Crime makes great entertainment. Although it may sound controversial, true crime series–shows that unpack and analyze past crimes–have taken the entertainment world by storm. Acquiring an almost cult-like following, this unique media niche offers noteworthy insight into what consumers are seeking, namely, fascinating stories of criminal activity. To better understand the buzz around this topic, research firm CivicScience asked over 2,000 U.S. adults about their experience with true crime television and documentary series.

According to the data, over half of U.S. respondents are at least somewhat interested in true crime, suggesting that there is a hefty interest base.

When it comes to personal experience with true crime content, 28% watch every now and then, while 12% watch very often. The 9% who are interested but haven’t yet started watching could cause the frequency percentages to increase, as they dive into these series over time.

An assessment of gender can help better characterize the target audience demographics for true crime. And, as the data shows, viewership skews female.

While Millennials and Gen Xers are the most likely to already be watching true crime content, 16% of Gen Z indicates a desire to tune in at some point in the future. However, it’s unlikely Gen Z will catch up to the age 18-54 viewership numbers, as 43% are not interested.

True Crime Takes Time

The data further reveals that those who watch true crime also tend to watch more television. Individuals who report watching true crime content often are also the most likely to watch six or more hours of television a day.  

Spotlight on Streaming Services

There are almost endless options for where viewers can get a true crime fix. After asking over 2,500 respondents about the services or channels on which they consume true crime content, CivicScience found that 44% of U.S. respondents report they watch true crime somewhere, out of the given answer choices: Netflix, Amazon Prime, Hulu, HBO, NBC, ABC, CBS, ID channel, Lifetime, Oxygen, or “Other.” 

However, Netflix stands out as the most popular platform for this entertainment niche.

There is also a strong correlation between those who stream content on Netflix and those who watch true crime very often, reinforcing the suggestion that true crime fans may have a preference for their on-demand services.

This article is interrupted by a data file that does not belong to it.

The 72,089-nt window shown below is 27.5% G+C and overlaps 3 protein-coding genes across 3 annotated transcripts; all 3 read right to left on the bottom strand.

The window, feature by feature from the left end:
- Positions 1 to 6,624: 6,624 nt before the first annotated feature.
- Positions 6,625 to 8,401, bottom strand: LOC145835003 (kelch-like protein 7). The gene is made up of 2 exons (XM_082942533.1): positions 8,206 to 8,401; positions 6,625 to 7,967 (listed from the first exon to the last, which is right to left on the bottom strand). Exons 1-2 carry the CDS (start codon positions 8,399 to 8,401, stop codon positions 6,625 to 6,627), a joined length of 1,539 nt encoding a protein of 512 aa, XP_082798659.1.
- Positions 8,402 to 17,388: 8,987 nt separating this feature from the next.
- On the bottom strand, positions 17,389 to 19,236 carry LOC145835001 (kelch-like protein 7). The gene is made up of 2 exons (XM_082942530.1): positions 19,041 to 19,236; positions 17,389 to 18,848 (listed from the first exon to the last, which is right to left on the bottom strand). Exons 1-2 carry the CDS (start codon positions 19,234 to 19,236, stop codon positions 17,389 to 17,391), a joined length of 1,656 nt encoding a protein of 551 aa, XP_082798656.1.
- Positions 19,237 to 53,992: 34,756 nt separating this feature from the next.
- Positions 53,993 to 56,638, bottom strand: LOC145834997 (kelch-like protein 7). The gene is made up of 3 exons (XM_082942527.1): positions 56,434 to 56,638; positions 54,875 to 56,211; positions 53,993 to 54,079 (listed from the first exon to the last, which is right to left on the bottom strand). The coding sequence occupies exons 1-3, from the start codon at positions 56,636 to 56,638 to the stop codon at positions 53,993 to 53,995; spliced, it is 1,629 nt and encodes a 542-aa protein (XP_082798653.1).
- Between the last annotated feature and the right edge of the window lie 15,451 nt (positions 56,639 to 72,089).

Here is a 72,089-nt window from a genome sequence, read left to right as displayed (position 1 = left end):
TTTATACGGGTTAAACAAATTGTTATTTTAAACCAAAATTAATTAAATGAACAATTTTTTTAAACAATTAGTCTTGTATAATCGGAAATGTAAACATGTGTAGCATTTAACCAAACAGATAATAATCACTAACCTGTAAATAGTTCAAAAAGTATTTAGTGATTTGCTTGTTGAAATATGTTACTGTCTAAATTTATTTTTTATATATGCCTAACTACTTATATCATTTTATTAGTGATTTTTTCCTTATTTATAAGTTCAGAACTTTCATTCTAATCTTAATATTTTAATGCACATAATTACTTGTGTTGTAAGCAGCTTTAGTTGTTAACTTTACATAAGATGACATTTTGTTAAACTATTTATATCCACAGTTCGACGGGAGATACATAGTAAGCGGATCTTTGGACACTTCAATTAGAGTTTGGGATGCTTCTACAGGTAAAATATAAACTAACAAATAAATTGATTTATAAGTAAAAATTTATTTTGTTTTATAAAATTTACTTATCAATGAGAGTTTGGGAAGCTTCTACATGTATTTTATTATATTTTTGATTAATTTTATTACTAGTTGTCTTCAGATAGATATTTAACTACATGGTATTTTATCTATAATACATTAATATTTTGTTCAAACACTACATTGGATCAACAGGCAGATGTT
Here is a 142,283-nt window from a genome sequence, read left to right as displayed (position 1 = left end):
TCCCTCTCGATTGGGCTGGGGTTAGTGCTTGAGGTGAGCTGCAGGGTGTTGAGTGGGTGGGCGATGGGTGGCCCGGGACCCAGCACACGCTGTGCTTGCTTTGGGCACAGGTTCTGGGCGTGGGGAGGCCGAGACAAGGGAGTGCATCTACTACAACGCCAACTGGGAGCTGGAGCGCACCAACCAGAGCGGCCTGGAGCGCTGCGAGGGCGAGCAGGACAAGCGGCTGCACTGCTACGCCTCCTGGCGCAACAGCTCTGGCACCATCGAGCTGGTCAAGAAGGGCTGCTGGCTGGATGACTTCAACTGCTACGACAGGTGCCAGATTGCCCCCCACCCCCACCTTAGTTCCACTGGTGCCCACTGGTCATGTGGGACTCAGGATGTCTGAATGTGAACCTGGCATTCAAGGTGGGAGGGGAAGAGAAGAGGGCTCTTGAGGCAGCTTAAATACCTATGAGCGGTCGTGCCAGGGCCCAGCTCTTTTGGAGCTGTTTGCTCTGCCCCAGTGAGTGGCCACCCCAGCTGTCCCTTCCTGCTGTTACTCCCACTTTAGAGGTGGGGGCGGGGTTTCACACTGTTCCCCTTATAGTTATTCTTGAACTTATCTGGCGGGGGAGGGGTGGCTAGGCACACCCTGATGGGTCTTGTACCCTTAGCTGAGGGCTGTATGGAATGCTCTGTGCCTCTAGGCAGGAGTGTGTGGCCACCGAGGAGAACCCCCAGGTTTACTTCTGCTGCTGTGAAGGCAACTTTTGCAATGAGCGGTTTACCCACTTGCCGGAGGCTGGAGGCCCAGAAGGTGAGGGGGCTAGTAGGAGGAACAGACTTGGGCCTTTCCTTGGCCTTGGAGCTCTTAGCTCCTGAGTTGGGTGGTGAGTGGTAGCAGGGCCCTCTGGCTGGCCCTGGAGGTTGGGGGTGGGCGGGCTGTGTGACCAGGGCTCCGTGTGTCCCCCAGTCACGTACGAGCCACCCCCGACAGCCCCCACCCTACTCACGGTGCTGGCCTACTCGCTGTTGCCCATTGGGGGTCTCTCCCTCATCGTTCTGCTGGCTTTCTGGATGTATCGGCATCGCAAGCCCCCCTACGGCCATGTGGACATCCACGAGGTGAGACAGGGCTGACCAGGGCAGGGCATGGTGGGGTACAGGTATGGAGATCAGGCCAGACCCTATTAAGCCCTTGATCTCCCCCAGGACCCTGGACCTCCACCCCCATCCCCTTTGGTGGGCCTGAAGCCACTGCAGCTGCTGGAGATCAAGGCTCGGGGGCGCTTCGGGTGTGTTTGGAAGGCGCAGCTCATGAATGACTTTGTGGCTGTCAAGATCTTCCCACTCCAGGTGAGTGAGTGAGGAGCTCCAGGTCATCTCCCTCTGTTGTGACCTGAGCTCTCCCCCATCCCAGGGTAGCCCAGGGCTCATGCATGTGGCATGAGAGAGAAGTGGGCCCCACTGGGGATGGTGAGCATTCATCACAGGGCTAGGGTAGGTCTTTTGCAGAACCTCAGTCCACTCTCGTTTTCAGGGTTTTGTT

And true crime isn’t just a trend on Netflix. Viewers are also watching true crime on Amazon Prime.

Both of these platforms give viewers the option to not just choose what they watch, but when, where, and for how long. Whether you have time for just one episode or plan to binge-watch an entire series, true crime via a streaming service is a widely popular choice. Hulu came in third place of the three streaming services, of which 9% said they watch true crime on the platform.

Speaking of binge-watching, or watching multiple episodes of a series in one sitting, the data shows a correlation between those who consume true crime content and those who binge-watch on a weekly basis, as well as those who binge-watch several times per month.

However, true crime hasn’t just captured streaming audiences. Investigation Discovery (ID), a TV network dedicated to all things true crime, is far and away the most popular television network for catching up on the latest true crime documentary or series. 

This data suggest there may be an element of specificity that appeals to true crime viewers. Whether on a streaming service or a dedicated television channel, viewers appear to want a thorough crime experience, not one that is chopped up or diluted by unrelated topics. (NBC, whose “Dateline” series is very popular, was runner up, with 10% of U.S. respondents indicating they watch crime content on the network.)

Of course, documentaries and TV series aren’t the only methods for catching up on the latest gore and cold cases. Podcasts are becoming an important media outlet for engaged listeners as well. However, at this moment, podcasts may not be the most popular medium for true crime content.

Although the percentages are low, podcasting is yet in its infancy. Those who don’t listen but are interested could be the demographic that begins to shift the tide of true crime podcast favorability in the future.

As an entertainment vertical, true crime is huge and only growing. Intent to watch, combined with those who do watch on a regular or frequent basis underscores the mass interest in this unconventionally popular topic. Given the fact that true crime is not for the faint of heart, it only makes sense that viewers prefer to stream or tune into a crime-only channel. So as interest continues to grow, it will be up to streaming services and networks to keep up with the ever-increasing demand for a crime experience that lives up to these expectations.